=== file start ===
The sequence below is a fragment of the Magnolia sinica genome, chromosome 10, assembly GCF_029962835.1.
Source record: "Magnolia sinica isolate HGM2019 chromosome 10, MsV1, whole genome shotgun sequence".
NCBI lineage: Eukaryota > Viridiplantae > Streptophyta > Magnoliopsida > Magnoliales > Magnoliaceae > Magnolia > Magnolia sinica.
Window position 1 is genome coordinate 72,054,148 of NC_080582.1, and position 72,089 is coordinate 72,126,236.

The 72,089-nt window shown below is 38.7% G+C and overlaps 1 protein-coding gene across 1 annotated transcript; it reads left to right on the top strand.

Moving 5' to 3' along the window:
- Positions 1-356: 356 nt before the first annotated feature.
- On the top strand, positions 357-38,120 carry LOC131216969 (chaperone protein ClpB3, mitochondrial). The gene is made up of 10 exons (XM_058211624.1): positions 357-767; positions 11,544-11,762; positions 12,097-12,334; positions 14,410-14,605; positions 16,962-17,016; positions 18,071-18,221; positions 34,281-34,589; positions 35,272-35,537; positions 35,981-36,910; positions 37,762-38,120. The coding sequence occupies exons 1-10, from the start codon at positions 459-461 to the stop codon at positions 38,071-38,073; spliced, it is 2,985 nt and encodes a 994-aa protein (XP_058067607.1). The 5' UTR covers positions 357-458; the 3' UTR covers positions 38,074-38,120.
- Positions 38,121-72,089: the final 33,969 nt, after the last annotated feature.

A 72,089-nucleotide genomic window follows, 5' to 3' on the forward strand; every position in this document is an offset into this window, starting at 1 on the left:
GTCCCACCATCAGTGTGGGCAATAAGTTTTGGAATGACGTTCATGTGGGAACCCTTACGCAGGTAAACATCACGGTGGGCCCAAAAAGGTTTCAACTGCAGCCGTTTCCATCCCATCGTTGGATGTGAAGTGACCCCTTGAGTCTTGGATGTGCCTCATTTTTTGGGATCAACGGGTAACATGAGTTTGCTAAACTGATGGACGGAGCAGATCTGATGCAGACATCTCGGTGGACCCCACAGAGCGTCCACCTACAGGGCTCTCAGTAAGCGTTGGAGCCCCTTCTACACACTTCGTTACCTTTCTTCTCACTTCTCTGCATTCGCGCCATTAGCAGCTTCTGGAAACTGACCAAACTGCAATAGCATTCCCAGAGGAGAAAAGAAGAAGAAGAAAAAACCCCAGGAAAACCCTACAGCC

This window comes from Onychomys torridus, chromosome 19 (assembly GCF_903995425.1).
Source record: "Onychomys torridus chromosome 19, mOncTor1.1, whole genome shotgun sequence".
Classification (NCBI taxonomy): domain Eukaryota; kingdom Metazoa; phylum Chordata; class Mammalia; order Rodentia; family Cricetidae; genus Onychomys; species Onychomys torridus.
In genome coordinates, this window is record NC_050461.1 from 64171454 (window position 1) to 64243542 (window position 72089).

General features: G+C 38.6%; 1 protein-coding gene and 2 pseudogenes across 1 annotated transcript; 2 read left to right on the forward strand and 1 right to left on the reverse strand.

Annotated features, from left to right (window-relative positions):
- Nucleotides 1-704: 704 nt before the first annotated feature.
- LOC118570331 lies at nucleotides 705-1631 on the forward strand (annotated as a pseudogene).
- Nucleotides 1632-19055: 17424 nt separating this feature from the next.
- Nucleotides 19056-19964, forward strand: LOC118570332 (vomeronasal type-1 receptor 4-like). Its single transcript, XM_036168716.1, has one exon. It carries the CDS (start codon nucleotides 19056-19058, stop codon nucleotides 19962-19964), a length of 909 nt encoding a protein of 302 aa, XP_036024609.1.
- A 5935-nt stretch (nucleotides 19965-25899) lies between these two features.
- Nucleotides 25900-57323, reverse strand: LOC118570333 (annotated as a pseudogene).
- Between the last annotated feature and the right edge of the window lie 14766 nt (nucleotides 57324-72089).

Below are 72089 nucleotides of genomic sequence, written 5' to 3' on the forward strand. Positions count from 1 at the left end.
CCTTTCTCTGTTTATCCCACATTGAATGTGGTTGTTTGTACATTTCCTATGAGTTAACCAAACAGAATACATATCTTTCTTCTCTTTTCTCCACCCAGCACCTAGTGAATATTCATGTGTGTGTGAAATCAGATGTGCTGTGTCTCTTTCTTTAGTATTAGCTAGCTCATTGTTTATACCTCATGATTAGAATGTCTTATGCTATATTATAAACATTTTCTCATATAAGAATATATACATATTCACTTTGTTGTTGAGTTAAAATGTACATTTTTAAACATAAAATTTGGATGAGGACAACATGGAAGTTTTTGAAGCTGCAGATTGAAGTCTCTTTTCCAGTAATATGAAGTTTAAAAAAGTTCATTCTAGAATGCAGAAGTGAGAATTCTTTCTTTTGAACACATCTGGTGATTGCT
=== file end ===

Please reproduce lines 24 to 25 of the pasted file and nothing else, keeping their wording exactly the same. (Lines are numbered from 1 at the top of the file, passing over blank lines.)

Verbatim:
- Between the last annotated feature and the right edge of the window lie 14766 nt (nucleotides 57324-72089).

Below are 72089 nucleotides of genomic sequence, written 5' to 3' on the forward strand. Positions count from 1 at the left end.